Aqueous PEG-HEMA hydrogel synthesis using gamma irradiation for wound dressing applications
Rayment, Erin A. & George, Graeme A. (2005) Aqueous PEG-HEMA hydrogel synthesis using gamma irradiation for wound dressing applications. In Tissue Engineering Society International Conference, Shanghai, China.
Chronic wounds are an important medical issue. Current wound dressings do not fully address all of the relevant issues as many are primarily antimicrobials, which do not attend to potential growth factor deficiencies. In contrast, there are several types of interactive dressings, which claim to maintain a moist wound environment and interact with cells and matrix proteins in the wound. Synthetic scaffolds are advantageous over these animal- and plant-derived products as they are well-defined and completely pathogen-free. The ideal candidate for a wound dressing is the hydrogel. Hydrogel copolymers of PEG and 2-hydroxylethyl methacrylate (HEMA) have earlier been investigated for use as a hydrogel for protein release.
Aqueous solutions of distilled 2-hydroxylethyl methacrylate (HEMA) (Sigma-Aldrich, Australia) and poly(ethylene glycol) (PEG 10,000 and PEG 20,000) (Sigma-Aldrich, Australia) were prepared in two separate ratios [(50% water, 30% PEG and 20% HEMA) and (50% water, 40% PEG and 10% HEMA)]. They were purged with argon and irradiated by a 60Co source at a total dose of 5 KGy, 10 KGy, and 20 KGy respectively, then analysed by a Perkin Elmer System 2000 NIR FT-Raman. Small samples of copolymers were also immersed in water.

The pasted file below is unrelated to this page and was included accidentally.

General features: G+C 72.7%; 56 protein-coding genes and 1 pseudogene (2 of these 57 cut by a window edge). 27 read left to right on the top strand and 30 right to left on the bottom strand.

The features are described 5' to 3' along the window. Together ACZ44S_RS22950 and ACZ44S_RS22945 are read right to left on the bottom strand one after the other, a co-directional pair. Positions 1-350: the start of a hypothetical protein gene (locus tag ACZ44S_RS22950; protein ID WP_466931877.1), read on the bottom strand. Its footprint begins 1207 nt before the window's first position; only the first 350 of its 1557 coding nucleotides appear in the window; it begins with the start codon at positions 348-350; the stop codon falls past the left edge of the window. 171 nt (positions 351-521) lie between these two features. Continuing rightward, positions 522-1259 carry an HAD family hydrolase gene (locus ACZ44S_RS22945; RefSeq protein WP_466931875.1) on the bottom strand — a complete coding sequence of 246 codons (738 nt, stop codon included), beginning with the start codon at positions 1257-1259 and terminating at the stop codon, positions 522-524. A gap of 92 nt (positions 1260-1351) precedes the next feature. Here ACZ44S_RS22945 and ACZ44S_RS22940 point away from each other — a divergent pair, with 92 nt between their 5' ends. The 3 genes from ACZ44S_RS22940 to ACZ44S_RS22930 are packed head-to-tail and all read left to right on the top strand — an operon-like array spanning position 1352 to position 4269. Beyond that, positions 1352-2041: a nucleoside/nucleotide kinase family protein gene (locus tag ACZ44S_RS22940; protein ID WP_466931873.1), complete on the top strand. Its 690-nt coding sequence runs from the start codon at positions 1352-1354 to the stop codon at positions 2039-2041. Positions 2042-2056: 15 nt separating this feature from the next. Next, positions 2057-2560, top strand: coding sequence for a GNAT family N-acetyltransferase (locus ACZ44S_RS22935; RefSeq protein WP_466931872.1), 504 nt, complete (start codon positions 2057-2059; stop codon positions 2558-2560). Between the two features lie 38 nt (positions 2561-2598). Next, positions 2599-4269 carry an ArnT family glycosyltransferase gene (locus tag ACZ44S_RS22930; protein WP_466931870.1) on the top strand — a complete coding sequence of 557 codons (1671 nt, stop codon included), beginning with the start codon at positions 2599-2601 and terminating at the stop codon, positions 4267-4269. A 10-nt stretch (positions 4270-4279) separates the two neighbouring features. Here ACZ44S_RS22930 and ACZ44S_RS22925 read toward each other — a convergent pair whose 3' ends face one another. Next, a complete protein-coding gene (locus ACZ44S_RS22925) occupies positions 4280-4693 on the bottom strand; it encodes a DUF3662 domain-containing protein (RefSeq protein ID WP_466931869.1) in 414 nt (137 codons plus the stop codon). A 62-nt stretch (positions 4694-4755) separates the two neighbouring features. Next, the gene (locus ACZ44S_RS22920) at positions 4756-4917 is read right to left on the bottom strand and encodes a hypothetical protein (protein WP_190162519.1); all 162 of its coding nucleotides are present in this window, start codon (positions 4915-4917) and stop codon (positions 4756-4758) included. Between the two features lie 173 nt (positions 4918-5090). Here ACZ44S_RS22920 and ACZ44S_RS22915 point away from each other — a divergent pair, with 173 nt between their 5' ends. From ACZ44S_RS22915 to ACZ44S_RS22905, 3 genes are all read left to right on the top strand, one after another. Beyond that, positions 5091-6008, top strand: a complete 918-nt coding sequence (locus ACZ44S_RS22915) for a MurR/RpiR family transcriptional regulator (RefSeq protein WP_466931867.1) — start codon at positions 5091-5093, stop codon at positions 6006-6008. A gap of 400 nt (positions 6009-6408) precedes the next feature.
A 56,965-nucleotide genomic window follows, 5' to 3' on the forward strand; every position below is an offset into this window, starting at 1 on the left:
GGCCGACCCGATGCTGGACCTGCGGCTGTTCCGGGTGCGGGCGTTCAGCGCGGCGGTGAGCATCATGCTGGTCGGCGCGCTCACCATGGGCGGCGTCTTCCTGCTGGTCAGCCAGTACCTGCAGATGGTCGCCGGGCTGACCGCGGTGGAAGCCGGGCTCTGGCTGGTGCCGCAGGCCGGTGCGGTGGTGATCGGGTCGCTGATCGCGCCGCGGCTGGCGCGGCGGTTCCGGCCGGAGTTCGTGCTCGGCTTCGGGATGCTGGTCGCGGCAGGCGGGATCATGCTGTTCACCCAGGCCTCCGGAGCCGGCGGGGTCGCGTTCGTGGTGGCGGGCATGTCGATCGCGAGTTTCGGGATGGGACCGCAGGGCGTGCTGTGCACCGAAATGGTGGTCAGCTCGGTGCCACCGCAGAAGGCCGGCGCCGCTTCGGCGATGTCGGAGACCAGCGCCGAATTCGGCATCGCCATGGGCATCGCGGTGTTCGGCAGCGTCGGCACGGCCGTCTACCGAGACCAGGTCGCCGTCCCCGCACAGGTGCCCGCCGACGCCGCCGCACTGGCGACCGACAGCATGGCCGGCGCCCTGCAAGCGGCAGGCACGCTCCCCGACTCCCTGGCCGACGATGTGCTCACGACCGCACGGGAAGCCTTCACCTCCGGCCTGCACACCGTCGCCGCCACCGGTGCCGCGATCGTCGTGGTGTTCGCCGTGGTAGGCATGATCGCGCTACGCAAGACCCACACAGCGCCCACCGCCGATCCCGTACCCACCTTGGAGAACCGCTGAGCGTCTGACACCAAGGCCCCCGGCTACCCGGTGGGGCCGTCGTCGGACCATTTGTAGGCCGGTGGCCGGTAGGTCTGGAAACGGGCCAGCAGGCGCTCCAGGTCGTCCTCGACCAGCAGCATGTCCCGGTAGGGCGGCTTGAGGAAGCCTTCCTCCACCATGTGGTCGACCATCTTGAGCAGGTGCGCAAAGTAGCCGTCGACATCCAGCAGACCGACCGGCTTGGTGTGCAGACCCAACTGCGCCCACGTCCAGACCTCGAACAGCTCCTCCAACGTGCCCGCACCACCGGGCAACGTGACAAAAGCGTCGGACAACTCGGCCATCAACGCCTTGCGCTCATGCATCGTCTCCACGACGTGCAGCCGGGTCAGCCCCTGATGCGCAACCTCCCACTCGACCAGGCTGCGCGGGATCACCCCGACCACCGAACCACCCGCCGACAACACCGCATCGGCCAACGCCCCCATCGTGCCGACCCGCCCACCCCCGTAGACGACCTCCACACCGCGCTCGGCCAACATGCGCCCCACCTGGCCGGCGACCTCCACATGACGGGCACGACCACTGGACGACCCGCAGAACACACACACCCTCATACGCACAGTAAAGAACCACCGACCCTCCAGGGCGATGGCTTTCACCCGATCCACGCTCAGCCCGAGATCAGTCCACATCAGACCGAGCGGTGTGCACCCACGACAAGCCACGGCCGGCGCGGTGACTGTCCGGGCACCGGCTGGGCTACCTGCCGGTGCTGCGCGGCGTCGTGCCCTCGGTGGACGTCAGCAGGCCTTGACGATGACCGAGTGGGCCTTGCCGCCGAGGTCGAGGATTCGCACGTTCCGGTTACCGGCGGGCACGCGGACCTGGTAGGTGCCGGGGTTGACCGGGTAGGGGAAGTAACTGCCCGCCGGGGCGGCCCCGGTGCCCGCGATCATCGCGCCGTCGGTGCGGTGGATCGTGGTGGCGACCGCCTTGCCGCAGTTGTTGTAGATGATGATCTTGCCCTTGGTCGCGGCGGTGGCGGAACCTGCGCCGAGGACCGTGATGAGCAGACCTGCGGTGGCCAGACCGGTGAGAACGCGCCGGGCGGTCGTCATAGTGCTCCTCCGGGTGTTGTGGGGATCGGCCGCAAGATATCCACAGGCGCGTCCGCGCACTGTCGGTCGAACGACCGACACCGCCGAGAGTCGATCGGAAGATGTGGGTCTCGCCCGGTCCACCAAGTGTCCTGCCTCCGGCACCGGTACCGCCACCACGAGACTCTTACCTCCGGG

FT-Raman spectroscopy results showed that low doses of irradiation allowed complete conversion from the HEMA monomer to its polymer form, shown through the disappearance of the C=C peak at 1639 cm-1.
Five of the copolymers were selected and water uptake tests were performed. Results showed that selected copolymers could swell to over 300% of their original weight with water, with the volume changes being over 450% in optimal combinations.
This method of aqueous PEG-co-HEMA hydrogel synthesis appears to be promising for the generation of wound dressings. A complete conversion of the HEMA monomer can be easily obtained and the resulting copolymers appear cool and flexible to touch.
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|Item Type:||Conference Item (Poster)|
|Additional Information:||For more information please contact the author: firstname.lastname@example.org|
|Subjects:||Australian and New Zealand Standard Research Classification > MEDICAL AND HEALTH SCIENCES (110000) > CLINICAL SCIENCES (110300) > Dermatology (110304)|
|Divisions:||Past > QUT Faculties & Divisions > Faculty of Science and Technology|
|Copyright Owner:||Copyright 2005 (please consult author)|
|Deposited On:||01 Dec 2006 00:00|
|Last Modified:||15 Jan 2009 07:16|
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